Chmod 744 means:
rwx for User
r for group
r for others
Is it really necessary to set 7 (so, Read Write and Execute) for others, too? Others = Guest = anyone!!!
Every user, can do anything into his HOME DIRECTORY. Why extend your privileges to anyone? When you are going to create a new bash script, remember that 744 will be a really fair mod. Security before every other stuff. Do not allow "guests" to modify and save and execute our script.
and, please remember to use "root", only if strictly necessary, not also in order to show the datetime!!!
Do not try this at home
What do you think would happen if a guest would open a script, would write rm -rf /* at the head
of your script and then you, because is your pc, and you are the grandmaster, will open this script as "root"
I'm still shivering, thinking about that!
Linux File System: . and ..
drwx------. 5 shady shady 190 Jan 26 12:47 . #you are here drwxr-xr-x. 43 root root 4096 Jan 26 11:11 .. #before this place, in the tree, there is something owned by "root, group root"
Linux File System: Where am I?
pwd #print working directory /home/shady/escapebio #if we want to go back to "shady" folder we will have to "Change Directory" and go to "before" pointer. cd .. pwd /home/shady/ #our new position #we can use "cd" to enter inside the "next" pointer to folder cd escapebio pwd /home/shady/escapebio #our new position #we can use "cd" to set, directly, the new Directory (with full path) cd /home/shady/escapebio/otherfoler/folder3/folder4 pwd /home/shady/escapebio/otherfoler/folder3/folder4 #our new position
Linux File System: files
I do not want to describe a file! From Cambridge Dictionary: "any of several different types of container used to store papers, letters, and other documents in an ordered way, especially in an office"
Let's go with some useful command:
touch examplefile.txt #will create a file, named exampelfile.txt nano examplefile.txt #you will start the "nano" software in order to edit the file examplefile.txt cp source_path/filename destination_path # the meaning of the word "cp" is "copy"; copy a file from a place to a destination place rm examplefile.txt #it will "remove" (delete) the file from the filesystem. mv source_path/example.txt destination_path/ #will "move" the file example.txt from the source path, to the destination path mv example.txt exampleRenamed.txt #will "rename" the file example.txt in exampleRenamed.txt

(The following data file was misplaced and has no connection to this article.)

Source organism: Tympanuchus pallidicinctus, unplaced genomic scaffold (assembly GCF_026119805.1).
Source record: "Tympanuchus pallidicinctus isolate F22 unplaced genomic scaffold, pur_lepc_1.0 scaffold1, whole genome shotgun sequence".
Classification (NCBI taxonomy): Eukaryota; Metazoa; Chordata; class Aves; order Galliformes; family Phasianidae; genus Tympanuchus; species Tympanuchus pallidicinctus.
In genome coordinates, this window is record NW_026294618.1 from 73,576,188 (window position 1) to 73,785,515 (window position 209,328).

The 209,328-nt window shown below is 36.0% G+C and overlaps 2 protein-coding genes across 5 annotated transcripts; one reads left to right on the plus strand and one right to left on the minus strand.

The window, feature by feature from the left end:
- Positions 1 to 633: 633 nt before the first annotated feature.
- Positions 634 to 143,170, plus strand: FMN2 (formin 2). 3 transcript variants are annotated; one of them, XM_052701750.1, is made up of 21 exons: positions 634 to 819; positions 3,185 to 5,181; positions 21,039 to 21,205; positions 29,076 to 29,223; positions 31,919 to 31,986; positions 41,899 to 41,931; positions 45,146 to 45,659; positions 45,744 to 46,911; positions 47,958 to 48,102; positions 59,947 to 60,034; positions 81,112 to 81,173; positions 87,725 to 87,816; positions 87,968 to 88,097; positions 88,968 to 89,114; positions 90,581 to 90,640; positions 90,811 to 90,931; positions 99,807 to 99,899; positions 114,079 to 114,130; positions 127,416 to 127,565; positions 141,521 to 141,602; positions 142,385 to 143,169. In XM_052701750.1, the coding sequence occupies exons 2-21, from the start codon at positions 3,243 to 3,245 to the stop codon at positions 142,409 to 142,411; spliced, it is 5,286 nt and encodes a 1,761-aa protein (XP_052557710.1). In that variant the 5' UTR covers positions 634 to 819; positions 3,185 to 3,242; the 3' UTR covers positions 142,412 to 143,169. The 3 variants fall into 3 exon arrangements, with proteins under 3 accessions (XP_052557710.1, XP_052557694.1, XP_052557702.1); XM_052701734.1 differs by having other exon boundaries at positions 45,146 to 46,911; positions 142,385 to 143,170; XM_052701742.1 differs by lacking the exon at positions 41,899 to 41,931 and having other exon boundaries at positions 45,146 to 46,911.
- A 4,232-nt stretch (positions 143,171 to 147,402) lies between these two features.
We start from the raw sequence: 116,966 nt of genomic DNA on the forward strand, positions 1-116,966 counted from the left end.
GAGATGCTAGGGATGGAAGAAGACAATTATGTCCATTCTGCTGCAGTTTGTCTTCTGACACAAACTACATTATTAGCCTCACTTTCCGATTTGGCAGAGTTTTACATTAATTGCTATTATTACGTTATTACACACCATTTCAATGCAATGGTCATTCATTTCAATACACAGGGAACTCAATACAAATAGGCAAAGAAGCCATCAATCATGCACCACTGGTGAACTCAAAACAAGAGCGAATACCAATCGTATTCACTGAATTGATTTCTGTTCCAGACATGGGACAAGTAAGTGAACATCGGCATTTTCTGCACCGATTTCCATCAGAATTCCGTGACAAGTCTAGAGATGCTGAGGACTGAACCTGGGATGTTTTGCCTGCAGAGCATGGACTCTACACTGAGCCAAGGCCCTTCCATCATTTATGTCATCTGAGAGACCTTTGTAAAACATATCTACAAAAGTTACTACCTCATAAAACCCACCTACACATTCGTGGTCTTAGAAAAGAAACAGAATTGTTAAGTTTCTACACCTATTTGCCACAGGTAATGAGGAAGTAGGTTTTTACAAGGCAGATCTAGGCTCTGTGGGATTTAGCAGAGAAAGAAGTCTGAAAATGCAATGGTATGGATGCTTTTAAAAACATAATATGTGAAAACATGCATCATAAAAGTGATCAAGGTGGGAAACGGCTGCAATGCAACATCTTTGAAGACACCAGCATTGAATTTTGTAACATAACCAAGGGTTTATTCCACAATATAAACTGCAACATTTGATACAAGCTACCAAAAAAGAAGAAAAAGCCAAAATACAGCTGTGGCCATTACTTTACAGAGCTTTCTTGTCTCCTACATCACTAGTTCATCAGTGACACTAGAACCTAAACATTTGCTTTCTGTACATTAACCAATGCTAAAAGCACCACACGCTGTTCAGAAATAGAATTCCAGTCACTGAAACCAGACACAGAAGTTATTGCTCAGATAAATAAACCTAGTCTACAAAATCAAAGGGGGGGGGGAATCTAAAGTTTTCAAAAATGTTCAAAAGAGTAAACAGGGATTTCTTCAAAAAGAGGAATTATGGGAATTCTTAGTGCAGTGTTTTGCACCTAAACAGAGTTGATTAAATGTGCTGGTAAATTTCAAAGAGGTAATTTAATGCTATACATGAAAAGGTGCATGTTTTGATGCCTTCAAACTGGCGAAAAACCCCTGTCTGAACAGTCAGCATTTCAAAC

Linux File System: SymLinks
A symbolic link (also known as a soft link or symlink) consists of a special type of file that serves as a reference to another file or directory. Unix/Linux like operating systems often uses symbolic links. To make links between files you need to use ln command
ln -s file.txt linkAlFile.txt #we are going to create a "symlink" named linkAlFile.txt to the file file.txt
Linux File System: directory (not folder!!!)
Thank's to Microsoft, or maybe to Xerox and Commodore, since the initial version of Windows, the ancient 3.0 people becomes able to own a "personal computer" at home. Microsoft helped to improve the global distribution of computers. Informatic for everyone!!! This OS with a GUI (Graphical user interface) decided to describe a "Directory" as a "Folder" in order to help people to imagine as well and as easy as possible how it works. We'd have to spot to you that directory isn't a folder! But we will leave that kind of metaphor in order to avoid any kind of confusion.
mkdir testdirectory #this command will create a directory rm -R dir1 #will delete the directory named "dir1"
MAN --help or -?
Every function, every command provides help and and/or a manual
man cp #will open the MANUAL of "cp" cp --help #will open a brief reminder to all "cp flags"